So, James Ramsey was just traded for Justin Masterson, and you’re left wondering, possibly scrambling – because no one talks about James Ramsey. Is he suddenly worth something? There have been some takes that Ramsey is now the Indians second best outfield prospect. Without saying who he’s behind, we’re left to guess, but either way I think it’s an overstatement. With Tyler Naquin performing solidly at Double-A, and fellow first round picks Clint Frazier and Bradley Zimmer in the lower minors, Ramsey would check in fourth on the outfield depth chart for me, both in real life and in fantasy.
As you know by now, all of the writers here at TDG have been playing in an epic 20-team dynasty league with fantasy baseball writers from all over the Internet. Matching wits with some of the best players in the country has proven to be quite a challenge and a ton of fun — exactly the way a fantasy league should be. There are several teams still in the hunt for the inaugural championship, while others are building for next year and beyond. Below you will find the complete standings as well as plenty of enlightening comments from the team owners themselves.
I will summarize the league setup here, but for a more in-depth overview of how it all got started read this: Welcome to The Dynasty Guru Experts’ League. The league is a dynasty league of course, with 30 man rosters Continue reading
The month of July has seen some surprising names rise to the top of the Hot Hitter Charts. Over the last month these 5 hitters have really opened some eyes with their sticks. Can they keep it up? Most of these guys have been around for awhile. Have they truly arrived as star players or are they just mediocre hitters on a hot streak? Let’s separate the true breakouts from the fakeouts…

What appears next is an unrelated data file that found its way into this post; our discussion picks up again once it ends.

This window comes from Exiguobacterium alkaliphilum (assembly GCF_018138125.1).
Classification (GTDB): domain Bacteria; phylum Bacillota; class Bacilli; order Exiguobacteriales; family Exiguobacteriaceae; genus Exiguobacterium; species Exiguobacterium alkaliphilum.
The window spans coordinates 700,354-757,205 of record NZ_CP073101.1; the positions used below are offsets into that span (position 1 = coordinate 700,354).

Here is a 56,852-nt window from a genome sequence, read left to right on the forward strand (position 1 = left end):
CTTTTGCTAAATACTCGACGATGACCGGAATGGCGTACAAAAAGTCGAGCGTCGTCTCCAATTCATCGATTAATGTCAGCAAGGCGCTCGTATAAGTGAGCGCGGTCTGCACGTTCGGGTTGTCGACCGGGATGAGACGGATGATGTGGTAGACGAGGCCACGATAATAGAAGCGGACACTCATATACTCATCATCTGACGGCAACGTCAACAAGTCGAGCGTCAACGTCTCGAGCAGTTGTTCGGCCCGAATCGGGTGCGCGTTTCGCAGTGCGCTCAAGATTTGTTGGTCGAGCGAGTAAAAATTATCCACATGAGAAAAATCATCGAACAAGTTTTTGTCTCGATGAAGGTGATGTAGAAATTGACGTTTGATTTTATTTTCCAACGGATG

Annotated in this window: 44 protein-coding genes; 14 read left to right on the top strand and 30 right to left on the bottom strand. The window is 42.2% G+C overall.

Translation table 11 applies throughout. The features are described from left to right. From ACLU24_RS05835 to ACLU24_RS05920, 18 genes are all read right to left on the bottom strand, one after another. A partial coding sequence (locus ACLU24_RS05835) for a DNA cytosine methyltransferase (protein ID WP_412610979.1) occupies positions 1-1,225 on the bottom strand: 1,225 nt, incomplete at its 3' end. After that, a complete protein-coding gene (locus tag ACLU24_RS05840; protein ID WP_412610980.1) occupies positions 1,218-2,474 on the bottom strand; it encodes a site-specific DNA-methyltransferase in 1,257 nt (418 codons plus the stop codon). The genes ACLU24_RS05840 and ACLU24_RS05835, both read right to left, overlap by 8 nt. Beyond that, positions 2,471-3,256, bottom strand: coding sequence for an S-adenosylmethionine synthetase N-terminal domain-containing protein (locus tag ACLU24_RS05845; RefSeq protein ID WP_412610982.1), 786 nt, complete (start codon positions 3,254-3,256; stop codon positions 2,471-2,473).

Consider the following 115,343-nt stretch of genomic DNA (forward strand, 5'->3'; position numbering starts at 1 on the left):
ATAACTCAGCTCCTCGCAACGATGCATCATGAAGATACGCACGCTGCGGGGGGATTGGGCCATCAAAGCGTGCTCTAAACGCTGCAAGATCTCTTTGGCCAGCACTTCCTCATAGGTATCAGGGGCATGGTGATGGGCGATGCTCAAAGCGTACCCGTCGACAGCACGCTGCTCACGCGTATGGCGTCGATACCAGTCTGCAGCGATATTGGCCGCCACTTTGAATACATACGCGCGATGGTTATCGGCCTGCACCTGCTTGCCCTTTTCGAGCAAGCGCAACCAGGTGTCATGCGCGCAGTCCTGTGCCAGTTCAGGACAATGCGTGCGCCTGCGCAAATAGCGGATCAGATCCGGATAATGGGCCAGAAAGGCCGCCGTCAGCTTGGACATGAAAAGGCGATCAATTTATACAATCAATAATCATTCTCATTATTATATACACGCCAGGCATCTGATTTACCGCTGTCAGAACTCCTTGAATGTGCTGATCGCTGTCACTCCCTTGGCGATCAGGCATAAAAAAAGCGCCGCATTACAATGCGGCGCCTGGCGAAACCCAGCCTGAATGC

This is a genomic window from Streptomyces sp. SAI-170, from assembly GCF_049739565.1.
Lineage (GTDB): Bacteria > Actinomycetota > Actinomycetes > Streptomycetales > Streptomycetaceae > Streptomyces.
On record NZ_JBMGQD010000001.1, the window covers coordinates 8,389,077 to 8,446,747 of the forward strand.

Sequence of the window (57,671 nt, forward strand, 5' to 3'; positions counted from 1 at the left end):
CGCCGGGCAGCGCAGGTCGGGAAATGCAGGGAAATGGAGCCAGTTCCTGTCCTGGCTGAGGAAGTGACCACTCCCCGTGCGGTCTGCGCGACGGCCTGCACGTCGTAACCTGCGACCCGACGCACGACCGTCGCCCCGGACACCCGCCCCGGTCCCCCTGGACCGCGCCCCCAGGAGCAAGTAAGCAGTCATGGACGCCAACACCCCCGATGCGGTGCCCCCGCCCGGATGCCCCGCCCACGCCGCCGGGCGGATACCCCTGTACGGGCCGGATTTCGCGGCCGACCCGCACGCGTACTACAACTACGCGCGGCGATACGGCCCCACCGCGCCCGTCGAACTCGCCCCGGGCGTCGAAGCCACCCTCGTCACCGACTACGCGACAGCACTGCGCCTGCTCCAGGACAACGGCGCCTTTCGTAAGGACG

Kole Calhoun — Outfielder, Los Angeles Angels
Calhoun came into the season as a trendy sleeper pick. He was coming off a nice 2013 where he put up a .282/.347/.462 slash line for an .808 OPS in 195 major league ABs, but his .354/.431/.617 megastats in the minors that year was what really got the pundits excited. Going into 2014 he was expected to be an everyday player Continue reading
This is a great time of year to make some trades. The All Star break is a natural time for people to evaluate their teams. Many team owners have now realized they are out of contention and may be willing to sell off some of their assets. Other owners who are in contention will want to beef up their squads before the upcoming trade deadline. For all of these reasons late July is historically a time when trading activity heats up. It is one of the best opportunities of the entire year to improve your team. Make sure you get in on the action!
Let’s take a look at some starting pitchers who can be expected to put up better stats in the 2nd half than they did in the 1st half. You should be able to obtain these guys at a bargain price compared to their future production…
Wade Miley — Arizona Diamondbacks
Miley’s season line of 5 Wins, 118 Ks, 4.18 ERA and WHIP of 1.24 isn’t very good. He is playing for one of the worst teams in baseball and they are unlikely to get better any time soon. Continue reading
Time for another look at some fresh names that are thriving in the minor leagues. This week we will examine several players who made it onto the Midseason Top 50 lists published by Baseball Prospectus and/or Baseball America this week despite not being considered consensus Top 100 prospects prior to the season. There were several other players who met the same criteria but I have already written about them in prior columns (links below).
Jose Berrios — Starting Pitcher, Minnesota Twins